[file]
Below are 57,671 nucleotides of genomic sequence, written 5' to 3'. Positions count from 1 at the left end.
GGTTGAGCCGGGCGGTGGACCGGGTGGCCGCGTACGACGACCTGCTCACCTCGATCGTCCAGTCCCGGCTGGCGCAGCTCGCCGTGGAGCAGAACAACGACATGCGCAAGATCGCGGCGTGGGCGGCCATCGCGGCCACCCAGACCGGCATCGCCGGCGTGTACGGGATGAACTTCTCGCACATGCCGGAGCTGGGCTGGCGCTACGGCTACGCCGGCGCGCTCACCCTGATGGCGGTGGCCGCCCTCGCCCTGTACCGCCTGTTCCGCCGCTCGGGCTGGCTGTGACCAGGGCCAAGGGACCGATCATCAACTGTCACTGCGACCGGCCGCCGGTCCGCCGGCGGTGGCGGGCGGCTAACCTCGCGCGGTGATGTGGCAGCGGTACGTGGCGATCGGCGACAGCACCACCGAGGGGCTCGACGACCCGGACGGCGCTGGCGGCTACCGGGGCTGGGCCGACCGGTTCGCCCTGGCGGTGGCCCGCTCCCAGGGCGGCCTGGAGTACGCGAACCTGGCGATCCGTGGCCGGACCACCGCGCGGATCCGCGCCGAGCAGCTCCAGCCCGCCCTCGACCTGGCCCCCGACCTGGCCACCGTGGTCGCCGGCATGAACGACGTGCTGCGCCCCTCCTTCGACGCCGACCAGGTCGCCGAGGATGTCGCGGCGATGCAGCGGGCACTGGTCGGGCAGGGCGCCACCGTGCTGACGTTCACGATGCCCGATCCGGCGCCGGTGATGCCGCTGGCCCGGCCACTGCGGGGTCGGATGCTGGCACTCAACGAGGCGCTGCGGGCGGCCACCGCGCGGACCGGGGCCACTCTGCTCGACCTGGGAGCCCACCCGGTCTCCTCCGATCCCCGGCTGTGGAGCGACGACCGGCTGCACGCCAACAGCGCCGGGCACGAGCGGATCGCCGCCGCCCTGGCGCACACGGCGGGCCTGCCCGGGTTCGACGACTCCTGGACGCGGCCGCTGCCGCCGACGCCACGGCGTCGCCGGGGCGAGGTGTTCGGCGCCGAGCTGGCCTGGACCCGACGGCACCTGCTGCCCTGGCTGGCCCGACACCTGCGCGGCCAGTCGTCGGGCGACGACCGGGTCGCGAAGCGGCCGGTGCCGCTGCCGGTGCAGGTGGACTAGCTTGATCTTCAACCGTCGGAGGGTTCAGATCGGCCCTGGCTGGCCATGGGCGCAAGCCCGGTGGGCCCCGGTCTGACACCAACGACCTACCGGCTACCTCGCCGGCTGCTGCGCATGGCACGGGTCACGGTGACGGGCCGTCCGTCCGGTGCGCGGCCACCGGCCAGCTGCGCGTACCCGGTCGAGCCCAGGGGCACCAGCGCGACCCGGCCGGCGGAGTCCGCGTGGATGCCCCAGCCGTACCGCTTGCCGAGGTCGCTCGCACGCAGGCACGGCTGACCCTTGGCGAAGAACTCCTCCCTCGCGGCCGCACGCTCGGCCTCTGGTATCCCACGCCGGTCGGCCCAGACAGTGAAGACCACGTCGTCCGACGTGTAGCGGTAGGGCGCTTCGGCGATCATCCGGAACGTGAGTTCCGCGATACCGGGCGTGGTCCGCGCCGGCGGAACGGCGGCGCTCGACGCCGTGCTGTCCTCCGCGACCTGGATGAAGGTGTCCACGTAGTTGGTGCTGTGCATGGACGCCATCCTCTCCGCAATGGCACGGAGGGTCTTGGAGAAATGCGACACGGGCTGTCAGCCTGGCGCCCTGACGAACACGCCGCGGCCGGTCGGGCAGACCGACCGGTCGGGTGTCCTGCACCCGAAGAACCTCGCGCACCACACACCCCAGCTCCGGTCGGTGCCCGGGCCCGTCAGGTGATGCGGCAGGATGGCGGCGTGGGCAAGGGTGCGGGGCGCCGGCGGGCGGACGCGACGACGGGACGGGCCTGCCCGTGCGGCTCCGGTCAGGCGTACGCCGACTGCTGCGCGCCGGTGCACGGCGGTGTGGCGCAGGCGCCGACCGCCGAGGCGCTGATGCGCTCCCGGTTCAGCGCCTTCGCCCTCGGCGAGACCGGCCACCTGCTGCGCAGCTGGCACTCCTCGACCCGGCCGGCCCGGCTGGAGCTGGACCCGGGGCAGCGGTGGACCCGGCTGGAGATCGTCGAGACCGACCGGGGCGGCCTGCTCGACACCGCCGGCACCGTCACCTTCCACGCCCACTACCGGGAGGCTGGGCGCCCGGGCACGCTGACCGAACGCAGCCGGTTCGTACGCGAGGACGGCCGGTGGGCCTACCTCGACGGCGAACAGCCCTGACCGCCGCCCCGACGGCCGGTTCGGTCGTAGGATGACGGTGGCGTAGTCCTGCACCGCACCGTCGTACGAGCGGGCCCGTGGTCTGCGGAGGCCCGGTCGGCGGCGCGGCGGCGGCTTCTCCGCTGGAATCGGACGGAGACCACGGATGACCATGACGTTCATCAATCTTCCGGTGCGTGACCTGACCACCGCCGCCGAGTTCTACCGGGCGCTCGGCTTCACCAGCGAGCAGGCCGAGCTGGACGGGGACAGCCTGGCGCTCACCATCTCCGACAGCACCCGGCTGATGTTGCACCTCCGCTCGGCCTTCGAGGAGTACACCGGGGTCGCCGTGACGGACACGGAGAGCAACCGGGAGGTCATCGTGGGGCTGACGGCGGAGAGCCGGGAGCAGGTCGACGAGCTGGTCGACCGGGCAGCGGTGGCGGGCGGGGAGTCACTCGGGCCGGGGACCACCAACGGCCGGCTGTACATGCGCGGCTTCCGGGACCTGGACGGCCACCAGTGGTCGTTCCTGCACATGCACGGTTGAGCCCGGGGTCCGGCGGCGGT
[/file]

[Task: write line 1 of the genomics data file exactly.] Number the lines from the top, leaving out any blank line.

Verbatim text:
Below are 57,671 nucleotides of genomic sequence, written 5' to 3'. Positions count from 1 at the left end.